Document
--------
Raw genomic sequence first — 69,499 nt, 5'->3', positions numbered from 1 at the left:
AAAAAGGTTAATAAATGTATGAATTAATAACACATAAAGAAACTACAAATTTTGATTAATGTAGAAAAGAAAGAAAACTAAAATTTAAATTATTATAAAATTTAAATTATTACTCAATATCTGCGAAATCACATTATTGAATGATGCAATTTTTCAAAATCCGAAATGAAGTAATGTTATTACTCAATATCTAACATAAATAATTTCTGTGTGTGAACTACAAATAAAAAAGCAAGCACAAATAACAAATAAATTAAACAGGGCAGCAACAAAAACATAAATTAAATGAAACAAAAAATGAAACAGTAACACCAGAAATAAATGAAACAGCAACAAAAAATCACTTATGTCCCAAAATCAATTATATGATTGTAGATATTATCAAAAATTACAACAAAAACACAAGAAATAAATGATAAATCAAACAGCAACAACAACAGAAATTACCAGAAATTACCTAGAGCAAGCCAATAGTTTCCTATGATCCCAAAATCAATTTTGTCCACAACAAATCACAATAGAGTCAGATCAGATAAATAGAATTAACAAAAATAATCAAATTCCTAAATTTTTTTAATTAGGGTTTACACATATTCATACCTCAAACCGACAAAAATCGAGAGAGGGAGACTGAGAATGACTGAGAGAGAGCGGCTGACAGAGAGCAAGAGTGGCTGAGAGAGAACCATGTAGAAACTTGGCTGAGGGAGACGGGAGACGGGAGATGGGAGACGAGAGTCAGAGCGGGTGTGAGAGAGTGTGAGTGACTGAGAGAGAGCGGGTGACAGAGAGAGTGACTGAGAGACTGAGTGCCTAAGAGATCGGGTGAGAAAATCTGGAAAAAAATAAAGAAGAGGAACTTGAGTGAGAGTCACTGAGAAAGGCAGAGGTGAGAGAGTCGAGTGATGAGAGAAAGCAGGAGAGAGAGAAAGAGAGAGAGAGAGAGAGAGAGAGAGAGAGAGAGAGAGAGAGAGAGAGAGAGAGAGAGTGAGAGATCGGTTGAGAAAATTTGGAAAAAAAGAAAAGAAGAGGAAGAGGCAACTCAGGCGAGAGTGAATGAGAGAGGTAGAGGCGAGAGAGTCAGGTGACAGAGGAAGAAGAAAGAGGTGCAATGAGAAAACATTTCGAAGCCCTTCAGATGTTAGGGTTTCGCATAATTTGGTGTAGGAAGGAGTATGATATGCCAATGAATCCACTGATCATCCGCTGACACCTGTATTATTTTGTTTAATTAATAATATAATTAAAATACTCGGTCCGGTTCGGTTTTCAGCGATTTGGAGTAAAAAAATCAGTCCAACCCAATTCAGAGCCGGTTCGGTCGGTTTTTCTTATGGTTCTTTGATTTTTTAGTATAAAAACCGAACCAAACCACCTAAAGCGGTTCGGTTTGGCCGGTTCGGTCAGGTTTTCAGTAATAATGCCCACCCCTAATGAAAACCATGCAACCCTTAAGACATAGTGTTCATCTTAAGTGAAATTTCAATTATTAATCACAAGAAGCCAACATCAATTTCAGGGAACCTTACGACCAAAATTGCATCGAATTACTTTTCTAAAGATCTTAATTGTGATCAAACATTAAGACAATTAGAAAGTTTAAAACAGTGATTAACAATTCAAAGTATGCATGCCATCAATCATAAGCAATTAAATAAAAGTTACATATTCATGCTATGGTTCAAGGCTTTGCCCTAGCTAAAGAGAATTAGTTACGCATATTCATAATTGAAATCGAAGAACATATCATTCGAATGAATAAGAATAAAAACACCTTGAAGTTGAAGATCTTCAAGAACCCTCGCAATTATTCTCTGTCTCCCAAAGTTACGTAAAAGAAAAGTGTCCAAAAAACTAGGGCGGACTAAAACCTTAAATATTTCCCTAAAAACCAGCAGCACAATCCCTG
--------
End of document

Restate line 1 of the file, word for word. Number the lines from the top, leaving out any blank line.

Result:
Raw genomic sequence first — 69,499 nt, 5'->3', positions numbered from 1 at the left: